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      5 min read

      COVID-19 Update: Mitigating Service Parts Supply Chain Disruptions

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      This guest blog was written by Ted Fellowes, President of Fellowes Research.

      The COVID-19 Pandemic is a black swan that is taking a toll on society. While our first concern is for the health of family, friends, colleagues, neighbors, and everyone everywhere – ‘sheltering in place’ is providing many of us with the spare time to consider this crisis from the perspective of own industries and professions.  I have been asked a few times in recent days for my thoughts on the impact of COVID-19 on  Service Parts Management (SPM) is and how improvements to and investments in SPM solutions may improve our current situation and prepare us for the next disruption.

      COVID-19 is clearly impacting SPM: according to news reports, service parts shortages are growing – creating delays in vehicle and equipment repairs, And eCommerce is soaring – displacing face-to-face and even ordering by phone.    Below I address how OEMs and their networks of dealerships and distributors can leverage SPM solutions to (partially) mitigate adverse impacts and adjust to the changing landscape.

      OEM Parts Availability.
        Service parts are critical to the maintenance and repair of all durable goods – particularly vehicles and equipment.  Over the last several decades, the slack in our supply chains has systematically excised with a just-in-time perspective on parts availability.  The more supply chains are optimized, the more sensitive they become to disruptions. 

      OEMs’ service parts inventories – and those of their suppliers – have become very lean.  But in many industries, dealerships and distributors have boosted the breadth of their service parts inventories to have off-the-shelf parts availability for a broader range of service operations.  As a consequence, the combined service parts inventories in an OEM’s dealer network are considered part of a virtual parts warehouse.  To leverage this virtual OEM parts depot, The first step in leverage these virtual part depots is to implement a parts locator to facilitate dealer-to-dealer (d2d) parts trade.  Adding OEMs’ parts distribution centers (PDCs) to the network enable dealers to immediately know to source a part from another dealer if the part is not readily available from their OEM.  Next, ‘vintage’ parts inventories (older parts that OEMs choose to no longer carry in their warehouses which are not scrapped, but are available in large, centralized warehouses shared across OEMs) can be added to the locator.  With an OEM service parts locator, dealers can find parts that are temporarily not available from OEMs.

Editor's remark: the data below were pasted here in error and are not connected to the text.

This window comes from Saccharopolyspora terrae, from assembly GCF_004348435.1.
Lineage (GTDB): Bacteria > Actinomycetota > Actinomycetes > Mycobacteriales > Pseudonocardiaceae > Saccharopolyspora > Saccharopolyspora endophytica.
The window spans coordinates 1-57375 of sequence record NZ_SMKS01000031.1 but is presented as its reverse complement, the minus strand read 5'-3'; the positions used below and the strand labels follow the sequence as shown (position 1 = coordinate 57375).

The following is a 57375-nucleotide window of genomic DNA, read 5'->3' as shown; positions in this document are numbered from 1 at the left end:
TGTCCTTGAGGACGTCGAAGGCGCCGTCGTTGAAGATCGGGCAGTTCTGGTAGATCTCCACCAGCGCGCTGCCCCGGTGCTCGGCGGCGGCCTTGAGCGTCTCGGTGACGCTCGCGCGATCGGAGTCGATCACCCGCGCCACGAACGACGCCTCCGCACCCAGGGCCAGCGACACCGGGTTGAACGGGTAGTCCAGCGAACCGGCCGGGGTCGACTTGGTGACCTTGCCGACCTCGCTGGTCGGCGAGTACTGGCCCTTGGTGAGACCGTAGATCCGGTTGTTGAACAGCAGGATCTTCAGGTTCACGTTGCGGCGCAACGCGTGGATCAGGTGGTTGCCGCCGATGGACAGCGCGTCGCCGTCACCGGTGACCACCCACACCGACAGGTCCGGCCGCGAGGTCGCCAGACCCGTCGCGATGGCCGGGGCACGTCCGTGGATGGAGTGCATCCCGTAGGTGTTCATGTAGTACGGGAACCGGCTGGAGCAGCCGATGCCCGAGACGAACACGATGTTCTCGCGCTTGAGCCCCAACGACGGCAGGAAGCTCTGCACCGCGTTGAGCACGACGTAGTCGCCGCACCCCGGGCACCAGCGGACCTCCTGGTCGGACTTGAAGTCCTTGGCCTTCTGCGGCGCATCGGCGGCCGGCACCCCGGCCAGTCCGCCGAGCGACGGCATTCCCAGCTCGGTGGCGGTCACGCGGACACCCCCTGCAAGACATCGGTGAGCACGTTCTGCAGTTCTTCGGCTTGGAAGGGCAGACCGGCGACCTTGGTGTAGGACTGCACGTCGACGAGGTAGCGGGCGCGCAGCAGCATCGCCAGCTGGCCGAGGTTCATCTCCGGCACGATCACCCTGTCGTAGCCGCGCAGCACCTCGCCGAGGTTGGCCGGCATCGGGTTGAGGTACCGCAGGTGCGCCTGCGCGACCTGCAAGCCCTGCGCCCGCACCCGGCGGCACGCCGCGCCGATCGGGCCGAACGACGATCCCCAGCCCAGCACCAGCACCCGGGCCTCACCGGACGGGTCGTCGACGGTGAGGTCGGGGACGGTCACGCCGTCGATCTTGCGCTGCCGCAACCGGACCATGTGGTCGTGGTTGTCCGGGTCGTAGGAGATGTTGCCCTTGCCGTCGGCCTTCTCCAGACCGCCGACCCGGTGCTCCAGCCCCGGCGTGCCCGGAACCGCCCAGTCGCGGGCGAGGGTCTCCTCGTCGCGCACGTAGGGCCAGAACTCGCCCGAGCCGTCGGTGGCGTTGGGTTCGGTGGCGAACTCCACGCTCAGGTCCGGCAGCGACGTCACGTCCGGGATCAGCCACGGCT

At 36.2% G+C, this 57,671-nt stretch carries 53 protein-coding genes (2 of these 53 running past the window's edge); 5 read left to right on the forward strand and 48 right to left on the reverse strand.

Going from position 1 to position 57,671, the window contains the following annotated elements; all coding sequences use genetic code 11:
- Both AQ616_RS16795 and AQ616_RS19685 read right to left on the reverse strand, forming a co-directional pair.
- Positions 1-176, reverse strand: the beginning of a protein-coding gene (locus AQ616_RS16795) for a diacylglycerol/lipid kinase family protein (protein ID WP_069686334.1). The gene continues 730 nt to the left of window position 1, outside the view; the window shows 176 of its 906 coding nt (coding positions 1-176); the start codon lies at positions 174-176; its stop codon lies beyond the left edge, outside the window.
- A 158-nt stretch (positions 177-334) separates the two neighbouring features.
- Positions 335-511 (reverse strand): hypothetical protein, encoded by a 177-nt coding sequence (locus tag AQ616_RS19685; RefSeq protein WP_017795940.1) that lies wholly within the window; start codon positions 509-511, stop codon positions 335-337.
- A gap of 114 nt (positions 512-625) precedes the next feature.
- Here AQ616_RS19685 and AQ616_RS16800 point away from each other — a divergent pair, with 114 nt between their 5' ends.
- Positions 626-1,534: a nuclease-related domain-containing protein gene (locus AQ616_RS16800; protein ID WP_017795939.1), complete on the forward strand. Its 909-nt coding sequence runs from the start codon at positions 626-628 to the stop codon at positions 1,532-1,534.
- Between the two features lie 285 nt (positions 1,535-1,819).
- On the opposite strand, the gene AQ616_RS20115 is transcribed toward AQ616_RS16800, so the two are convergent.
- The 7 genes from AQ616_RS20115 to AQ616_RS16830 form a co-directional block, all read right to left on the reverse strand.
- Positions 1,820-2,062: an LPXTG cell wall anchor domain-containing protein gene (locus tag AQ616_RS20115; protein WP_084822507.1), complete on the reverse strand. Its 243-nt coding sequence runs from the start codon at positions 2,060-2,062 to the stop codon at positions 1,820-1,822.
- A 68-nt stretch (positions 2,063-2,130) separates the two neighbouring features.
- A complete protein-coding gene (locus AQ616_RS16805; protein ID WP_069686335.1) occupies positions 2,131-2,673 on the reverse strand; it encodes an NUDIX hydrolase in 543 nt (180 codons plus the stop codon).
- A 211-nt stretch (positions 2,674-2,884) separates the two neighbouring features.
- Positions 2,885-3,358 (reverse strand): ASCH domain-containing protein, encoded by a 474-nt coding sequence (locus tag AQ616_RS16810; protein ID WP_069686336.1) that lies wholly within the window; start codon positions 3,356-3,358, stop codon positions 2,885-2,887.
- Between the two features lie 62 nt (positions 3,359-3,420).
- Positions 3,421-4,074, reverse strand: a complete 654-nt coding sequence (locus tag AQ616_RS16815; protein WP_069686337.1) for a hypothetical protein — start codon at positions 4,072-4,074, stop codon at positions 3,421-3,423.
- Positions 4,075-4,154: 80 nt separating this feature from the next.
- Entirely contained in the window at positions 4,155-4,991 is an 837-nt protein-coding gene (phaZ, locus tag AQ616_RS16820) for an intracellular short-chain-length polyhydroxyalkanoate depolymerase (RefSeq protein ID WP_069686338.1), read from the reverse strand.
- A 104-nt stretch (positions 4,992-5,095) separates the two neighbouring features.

Mize designed their SPM platform so that even service parts kept in vehicles driven by service technicians, and specialists can be tracked and included in parts locator search results. 

      OEM can mitigate service parts supply disruptions with d2d parts locator and related SPM solutions.

      OEM Parts eCommerce. Walk-in parts buying now comes with risks and challenges – and perhaps liabilities as ‘social distancing’ becomes our watchword.  Even ordering by phone could be degraded or unavailable if Parts Department staff cannot work remotely or become ill.  With eCommerce, parts buyers are able to serve themselves – identifying the parts they need and submitting orders – with the option of attaching messages and questions to tentative orders.  Dealership Parts Department staff can respond, providing a high level of customer support to ensure that every order is accurate and complete. 

      COVID 19 is motivating buyers to switch to eCommerce across industries – for service parts sellers, eCommerce is morphing from an option to a necessary sales channel.  For many OEM parts buyers, eCommerce will now be more familiar – and their expectations.  For OEMs and their dealer network, parts eCommerce is one way to mitigate some of the risks of parts ordering during the current crisis – and for future disruptions.